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Military Dog handlers learn from the best at Wellington Zoo

From willing canines to keep-your-distance tigers, there’s a world of science behind the training of animals.

16 January, 2024

Those used to working with animals know that positive reinforcement works really well. But what a dog can learn in a short time, a more challenging species might take months at the zoo.

Military dog handlers from 1 Royal New Zealand Infantry Regiment & 2 Engineer Regiment in Linton conduct annual field trips to Wellington Zoo to look at how the zoo applies animal behaviour training and science. The handlers get a behind-the-scenes look at training methods on animals ranging from tigers, sun bears and chimpanzees.

‘Training’ is something of a misnomer, since these are wild animals and it’s a zoo, not a circus. The animals are dangerous and are in an environment where they are free to exhibit natural behaviour – which usually means staying out of their space. But every so often, a zoo animal needs to receive medical treatment, including inoculations. To avoid a stressful sedation with a tranquiliser, a keeper needs their cooperation for a short moment of time.

The methodical nature of training a zoo animal is a huge contrast to teaching a dog, and it’s a tricky task that falls to Wellington Zoo animal keepers such as Holly McDonald, who specialises in the zoo’s carnivores. She trains them to present themselves to the mesh, so they can get a jab or some treatment.

“There are verbal and physical cues, the animal will present different parts of their bodies to the mesh, for keepers to check for any abnormalities.” she says.

“It sounds really simple, but this kind of training can take a while – perhaps a couple of months. Depending on the individual, it could take about two years.”

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The handlers get a behind-the-scenes look at training methods on animals ranging from chimpanzees (left), tigers (centre) and sun bears (right).

Holly explained to the Army personnel how zoo handlers focus on the animal’s personality. “It’s about what really works for them. We really have to break it down, and we film our sessions and view them back, watching what the animal does, what mistakes we make, where we can improve ourselves. We write reports on what is successful and what isn’t. We’re looking at their physical well-being, their emotional and mental state, and their health.”

Food is the motivator to encourage a zoo animal to do something, but the zoo doesn’t want animals to become reward-seekers. “We are here to build relationships with animals, but we don’t want them to be looking out for us all the time. We want them to have natural behaviours.”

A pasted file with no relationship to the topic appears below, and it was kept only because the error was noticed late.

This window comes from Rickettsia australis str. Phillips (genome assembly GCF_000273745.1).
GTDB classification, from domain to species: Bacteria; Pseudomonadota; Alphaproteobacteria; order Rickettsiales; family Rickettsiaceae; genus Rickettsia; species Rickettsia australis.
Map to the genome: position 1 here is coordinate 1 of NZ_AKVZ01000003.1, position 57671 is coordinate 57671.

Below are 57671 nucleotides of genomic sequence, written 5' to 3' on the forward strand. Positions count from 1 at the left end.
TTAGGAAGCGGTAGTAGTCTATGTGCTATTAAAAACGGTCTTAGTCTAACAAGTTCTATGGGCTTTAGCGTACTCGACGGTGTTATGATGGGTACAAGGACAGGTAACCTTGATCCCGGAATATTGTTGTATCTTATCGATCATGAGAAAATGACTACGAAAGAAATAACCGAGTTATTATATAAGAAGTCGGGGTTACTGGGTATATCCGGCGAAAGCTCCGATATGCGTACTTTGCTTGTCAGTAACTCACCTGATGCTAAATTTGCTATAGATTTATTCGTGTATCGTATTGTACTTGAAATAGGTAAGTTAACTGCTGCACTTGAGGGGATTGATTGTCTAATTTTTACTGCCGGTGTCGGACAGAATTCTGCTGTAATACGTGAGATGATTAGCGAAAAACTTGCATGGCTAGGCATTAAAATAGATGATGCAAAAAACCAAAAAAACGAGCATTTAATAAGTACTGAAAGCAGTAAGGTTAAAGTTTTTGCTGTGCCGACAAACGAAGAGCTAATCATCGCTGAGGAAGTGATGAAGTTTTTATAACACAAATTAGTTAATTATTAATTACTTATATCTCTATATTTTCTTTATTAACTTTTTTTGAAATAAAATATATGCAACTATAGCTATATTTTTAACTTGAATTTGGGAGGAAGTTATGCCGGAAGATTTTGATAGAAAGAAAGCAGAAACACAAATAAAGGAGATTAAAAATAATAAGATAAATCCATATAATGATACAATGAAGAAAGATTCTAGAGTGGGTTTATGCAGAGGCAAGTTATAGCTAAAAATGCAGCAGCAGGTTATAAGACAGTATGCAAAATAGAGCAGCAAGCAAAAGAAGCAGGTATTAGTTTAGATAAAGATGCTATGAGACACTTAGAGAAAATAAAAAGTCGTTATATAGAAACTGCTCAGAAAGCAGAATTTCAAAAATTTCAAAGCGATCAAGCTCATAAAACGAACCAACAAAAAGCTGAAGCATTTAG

For her, the high point is when an animal ‘gets it’. “Senja, the female Sumatran tiger, needs to get an injection every two weeks to counter her natural allergies. I remember the time we injected her and she didn’t move. It’s knowing you can do it and the animal is calm.”

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New Zealand Army: Dog handlers learn from Wellington Zoo staff

Corporal Blair Craven (1RNZIR ISD Section IC) says the zoo trips are a chance for handlers to see the latest methods in animal handling and training.

“What we see is the amount of positive training they do. The majority of our dog training is positive, but we do need to correct misbehaviours. That’s something they can’t do.”

Zoo handlers have to do a really ‘deep dive’ into animal behaviours, tailored to individual animals, he says.

“They are very methodical, a lot more leading-edge with the science. Being military, we only have a certain amount of time to get an animal ready to work, to deploy. With the zoo, they spend a lot more time on particular moments.”

The army personnel noticed similar training to theirs with the chimpanzees. “It was interesting to see how they operated as a troop. When our senior, more alpha dogs, do something in front of the younger dogs, the younger ones will learn. So quite often, when we do training, the senior dogs are on the outside, doing the work, and the less senior dogs will be in the middle, watching. At the zoo we saw how a chimp, at four months old, sits there and watches what his mum does.”

Holly says it was great having the Army dog handlers visit. “We love having them here, and they have great questions for us as well. There’s not many people we can talk about animal training that aren’t from a zoo. Each time the Army comes, I learn something new each time. When it comes to animals, there’s always something to learn.”